Austin Bat Cave Means Family

Austin Bat Cave Means Family

Photo Apr 03, 5 01 06 PM

“I wait every week for this. This workshop gets me through Mondays.”

I heard this at the end of a writing workshop. The girl speaking was a middle schooler, and she had spent the last hour with other kids writing, drawing, cutting paper, and joking around.

I was visiting programs and decided to duck in and hang out with the Austin Bat Cave workshop at Austin Achieve Public School in Manor. The weather had swung to nearly ninety degrees, I was sweating in my car, and it had been a long day. Like these kids, I was at the end of a grueling Monday. We all shuffled into the classroom. I high-fived a few kids I recognized and introduced myself to some new Bat Cavers.

Photo Apr 03, 4 59 53 PMAs soon as our lead instructor entered the classroom, the energy in the room lifted and the students were buzzing. Colin Hagendorf was a rock star to these kids. From the moment he arrived, the kids couldn’t stop talking. For the next hour, they talked about their projects and what they were interested in. They showed me snippets of anime and explained to me the origins of emo (it begins, apparently, with My Chemical Romance). We listened to bad music, and the kids wrote. Colin went around to each student, checking in on their projects and listening to their stories. He was a natural. Attentive and patient and invested. The consummate teacher. A perfect Bat Cave volunteer.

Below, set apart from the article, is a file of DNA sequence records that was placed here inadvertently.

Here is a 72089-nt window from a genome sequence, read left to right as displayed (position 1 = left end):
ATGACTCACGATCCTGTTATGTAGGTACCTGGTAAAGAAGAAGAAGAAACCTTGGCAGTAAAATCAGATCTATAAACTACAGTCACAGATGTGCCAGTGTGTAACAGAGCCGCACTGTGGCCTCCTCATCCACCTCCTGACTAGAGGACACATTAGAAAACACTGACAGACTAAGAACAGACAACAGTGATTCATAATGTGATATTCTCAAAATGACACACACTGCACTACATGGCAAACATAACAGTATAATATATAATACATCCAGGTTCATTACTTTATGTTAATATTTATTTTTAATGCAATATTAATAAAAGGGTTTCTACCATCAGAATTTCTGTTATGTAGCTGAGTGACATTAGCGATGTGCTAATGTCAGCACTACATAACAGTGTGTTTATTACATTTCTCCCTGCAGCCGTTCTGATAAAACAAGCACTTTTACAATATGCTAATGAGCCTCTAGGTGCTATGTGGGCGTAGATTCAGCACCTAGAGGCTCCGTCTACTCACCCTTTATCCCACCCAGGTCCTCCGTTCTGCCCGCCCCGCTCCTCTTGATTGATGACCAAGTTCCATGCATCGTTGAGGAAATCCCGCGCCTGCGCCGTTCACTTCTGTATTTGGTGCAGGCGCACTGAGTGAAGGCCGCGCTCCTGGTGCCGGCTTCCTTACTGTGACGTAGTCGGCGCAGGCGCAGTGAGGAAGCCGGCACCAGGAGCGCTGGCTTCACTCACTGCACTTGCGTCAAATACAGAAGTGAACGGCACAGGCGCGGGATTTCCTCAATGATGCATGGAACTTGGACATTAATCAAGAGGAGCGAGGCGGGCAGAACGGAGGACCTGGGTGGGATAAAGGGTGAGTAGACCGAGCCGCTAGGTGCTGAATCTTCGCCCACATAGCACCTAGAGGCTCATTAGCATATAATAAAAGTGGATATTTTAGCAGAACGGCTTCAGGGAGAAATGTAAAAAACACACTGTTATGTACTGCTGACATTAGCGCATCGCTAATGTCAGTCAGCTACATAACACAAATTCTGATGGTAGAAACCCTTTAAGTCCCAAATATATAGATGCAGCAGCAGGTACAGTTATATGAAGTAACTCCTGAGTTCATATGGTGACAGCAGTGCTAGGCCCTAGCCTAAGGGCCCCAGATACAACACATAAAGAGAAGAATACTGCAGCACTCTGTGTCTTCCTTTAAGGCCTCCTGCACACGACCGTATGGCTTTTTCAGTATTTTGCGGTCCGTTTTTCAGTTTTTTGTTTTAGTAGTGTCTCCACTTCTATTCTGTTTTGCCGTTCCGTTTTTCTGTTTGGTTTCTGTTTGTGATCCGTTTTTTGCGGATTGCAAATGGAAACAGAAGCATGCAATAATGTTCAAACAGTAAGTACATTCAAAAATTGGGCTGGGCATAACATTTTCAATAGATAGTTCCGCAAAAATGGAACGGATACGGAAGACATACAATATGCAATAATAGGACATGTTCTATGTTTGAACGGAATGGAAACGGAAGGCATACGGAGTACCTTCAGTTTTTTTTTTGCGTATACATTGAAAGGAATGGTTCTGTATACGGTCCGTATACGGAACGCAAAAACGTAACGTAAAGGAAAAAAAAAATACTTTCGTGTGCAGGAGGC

I asked one student why he kept coming back to Bat Cave’s workshop, and he told me, “This is my family.” There’s a reason Bat Cave workshops and students are so special. More than just sharing inside jokes, these kids are vulnerable around each other. They’re making art and telling stories that matter to them. When I left, I understood exactly why that student couldn’t wait for Mondays. In Austin Bat Cave, she had found brothers and sisters who listened.

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